Posts tagged ‘babysitting’

HOW TO FOSTER LEADERSHIP SKILLS IN CHILDREN – #8 Teaching youth and teens to be leaders

Leadership skills are crucial for success in life, from employment to relationships. The general consensus is that many of these skills are lacking among adults and young people. Whether you have youth and young adults living in your home or placed under your supervision, you can invest in their futures by teaching them how to be leaders.

Qualities necessary for teaching youth and young adults to be leaders.

Give Them Responsibility

As a youth group leader, parent, teacher, or other authority figure, this can seem like a scary prospect. Are they ready for responsibility? Can they handle it? Give them something to be responsible for that will build their self-confidence, but don’t make it something that’s life-and-death. Take your teens’ personal skills, strengths, and weaknesses into consideration, too.

Here are some examples of responsibilities for teens.

  • Running an errand for you, such as picking up something from the store. If they can’t drive, you can drop them off to run the errand.
  • Opening up a bank account.
  • Let them lead a class or group.
  • Household chores like laundry could be delegated to the young adults and teens in your home.
  • Have them organize the set-up and clean-up of an event.

Jobs

One of those ironies of good leadership is that being under leadership is often a great way to learn it. Youth and young adults would do well to work at least part time, This fosters learning responsibility and also learning what is involved in good leadership. Having a job is an important responsibility that can prepare young people to lead.

Consider jobs like camp counselor or babysitter, too. Those are both jobs that put young people in charge of others.

Workshops

Are there leadership workshops available in your area? If not, see if you can hire a leadership consultant to come in and speak to your group. Maybe you can find someone to speak to your teen’s class, or hold a seminar on your young adult’s college campus. If there is a workshop available, take your youth group to the workshop, or sign your kids up.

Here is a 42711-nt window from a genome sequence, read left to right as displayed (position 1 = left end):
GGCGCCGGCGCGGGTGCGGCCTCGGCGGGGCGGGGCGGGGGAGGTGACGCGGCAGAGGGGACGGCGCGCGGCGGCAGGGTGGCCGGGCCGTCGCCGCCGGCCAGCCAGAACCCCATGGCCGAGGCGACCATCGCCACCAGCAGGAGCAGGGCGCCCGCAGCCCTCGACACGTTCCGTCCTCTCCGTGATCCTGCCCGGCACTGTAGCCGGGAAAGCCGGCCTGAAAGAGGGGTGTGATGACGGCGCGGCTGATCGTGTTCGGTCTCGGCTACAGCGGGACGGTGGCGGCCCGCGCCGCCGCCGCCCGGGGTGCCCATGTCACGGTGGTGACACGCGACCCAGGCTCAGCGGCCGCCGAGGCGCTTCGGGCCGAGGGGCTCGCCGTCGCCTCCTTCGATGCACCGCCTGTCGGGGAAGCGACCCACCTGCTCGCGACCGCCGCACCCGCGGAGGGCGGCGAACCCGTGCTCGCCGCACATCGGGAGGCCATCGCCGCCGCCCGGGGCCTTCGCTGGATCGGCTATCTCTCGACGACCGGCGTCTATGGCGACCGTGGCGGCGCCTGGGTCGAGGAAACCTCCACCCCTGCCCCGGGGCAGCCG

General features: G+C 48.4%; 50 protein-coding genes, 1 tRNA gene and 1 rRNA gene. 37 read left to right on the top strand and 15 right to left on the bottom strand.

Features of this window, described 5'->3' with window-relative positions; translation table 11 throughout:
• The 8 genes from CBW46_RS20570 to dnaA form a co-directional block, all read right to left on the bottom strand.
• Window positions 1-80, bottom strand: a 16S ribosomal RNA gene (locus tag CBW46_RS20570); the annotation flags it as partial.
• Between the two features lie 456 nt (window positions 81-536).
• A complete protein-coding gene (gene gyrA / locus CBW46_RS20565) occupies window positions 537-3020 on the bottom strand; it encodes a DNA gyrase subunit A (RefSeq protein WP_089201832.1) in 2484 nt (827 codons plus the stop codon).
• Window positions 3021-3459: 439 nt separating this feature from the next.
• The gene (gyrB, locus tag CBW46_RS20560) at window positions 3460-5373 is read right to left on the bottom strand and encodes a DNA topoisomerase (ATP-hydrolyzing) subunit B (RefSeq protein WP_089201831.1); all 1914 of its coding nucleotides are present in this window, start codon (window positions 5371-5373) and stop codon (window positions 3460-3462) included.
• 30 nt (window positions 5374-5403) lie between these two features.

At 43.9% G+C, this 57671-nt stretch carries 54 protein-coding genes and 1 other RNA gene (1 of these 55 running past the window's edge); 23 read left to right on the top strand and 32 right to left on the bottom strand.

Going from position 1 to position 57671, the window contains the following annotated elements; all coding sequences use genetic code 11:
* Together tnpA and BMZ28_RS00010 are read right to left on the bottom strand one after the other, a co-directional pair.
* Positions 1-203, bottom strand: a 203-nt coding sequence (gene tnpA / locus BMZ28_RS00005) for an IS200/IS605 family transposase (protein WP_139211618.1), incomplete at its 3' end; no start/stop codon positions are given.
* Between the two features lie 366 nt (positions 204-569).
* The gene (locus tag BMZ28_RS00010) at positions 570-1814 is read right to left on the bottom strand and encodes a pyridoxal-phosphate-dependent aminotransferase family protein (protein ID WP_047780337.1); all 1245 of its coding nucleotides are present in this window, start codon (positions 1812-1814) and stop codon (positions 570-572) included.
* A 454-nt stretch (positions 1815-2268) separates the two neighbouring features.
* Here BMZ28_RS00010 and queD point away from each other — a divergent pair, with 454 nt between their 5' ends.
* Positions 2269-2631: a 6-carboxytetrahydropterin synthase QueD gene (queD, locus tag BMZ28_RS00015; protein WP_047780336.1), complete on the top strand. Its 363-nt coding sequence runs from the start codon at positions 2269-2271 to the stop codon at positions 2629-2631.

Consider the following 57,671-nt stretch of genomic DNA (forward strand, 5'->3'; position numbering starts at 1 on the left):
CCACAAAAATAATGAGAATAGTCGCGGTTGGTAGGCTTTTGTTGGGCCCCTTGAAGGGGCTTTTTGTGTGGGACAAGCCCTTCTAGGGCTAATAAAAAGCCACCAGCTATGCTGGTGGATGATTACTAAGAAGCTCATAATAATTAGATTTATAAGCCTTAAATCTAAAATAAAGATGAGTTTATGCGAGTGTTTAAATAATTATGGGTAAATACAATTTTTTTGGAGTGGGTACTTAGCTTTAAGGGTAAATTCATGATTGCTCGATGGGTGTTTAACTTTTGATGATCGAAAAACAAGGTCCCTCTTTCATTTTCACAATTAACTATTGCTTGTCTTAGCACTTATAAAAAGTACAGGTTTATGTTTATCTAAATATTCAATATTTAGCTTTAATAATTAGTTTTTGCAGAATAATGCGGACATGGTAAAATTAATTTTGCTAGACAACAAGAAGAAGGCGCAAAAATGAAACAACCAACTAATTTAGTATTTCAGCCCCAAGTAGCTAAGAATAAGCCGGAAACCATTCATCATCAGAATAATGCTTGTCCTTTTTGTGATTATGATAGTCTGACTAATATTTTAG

Groups and Organizations

Organizations like Boy and Girl Scouts are also good ways for young adults and youth to learn leadership skills. Don’t let the names “boy” and “girl” deter you – there are all kinds of opportunities in these organizations for youth and young adults. Other clubs and groups encourage leadership among members, too. Find out about what is offered in your community – even your local YMCA/YWCA might have some ideas or programs.

Take stock of the opportunities available that are tailored to the career opportunities that are unique to the community in which you live and the curriculum available in schools and colleges in your area. Discuss the hopes and dreams held by your youth and teens and encourage them to share them with you and their peers. Innovation and success spring from the seeds of ideas.

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BABYSITTER BASICS

How To Baby-sit (Survival Skills)

Written by Joy Berry

Illustrated by Bartholomew

Howtobabysit,pic

Joy Berry has written many books on behavior; this one does exactly what the title says. The manual includes everything a parent, child or prospective babysitter needs to know. Berry covers how to mentally prepare, search for a position, set up the home, deal with misbehavior and practice consideration for the child and family for which you are providing babysitting services.

There are six steps anyone needs to ponder if thinking about a babysitting job. A prospective applicant needs to do the following: 1) get permission from his parents to babysit for other people’s children, 2) learn everything possible about child care and first aid, 3) get first-hand experience and on-the-job training before beginning, 4) decide how much to charge for services, 5) find parents who might need a baby-sitter and let them know that you are available, and 6) gather items for a “Babysitter Survival Kit.” These include supplies for an emergency in the home, pen and paper, playing cards, crayons, stickers, books, a ball, an old sheet for pretend play, and paper stacking cups. All these supplies need to be age appropriate for the child.

Preparation does not end here. Once a job is accepted the baby sitter must prepare by visiting the family and child ahead of time, taking notes, and building a rapport with the child. The sitter must know how to deal with misbehavior and comfort a child, practice safety for self and the child while in the home, and inspect toys to make sure that they are safe. Berry’s cardinal rule is to treat the child the way you would like to be treated. She gives detailed instructions exactly how to do everything that has been outlined above.

I cannot think of anything that has not been covered in this guide. It is a must for any child contemplating babysitting as well as the parents of the sitter and prospective employers. While much of this book is common sense, Berry’s ability to pull things together concisely and clearly is unparalleled. The cartoon illustrations are well done adding to the appeal and effectiveness of the book. Highly recommended and appropriate for children age eight and above. Book is available in hard cover, paperback and kindle formats.

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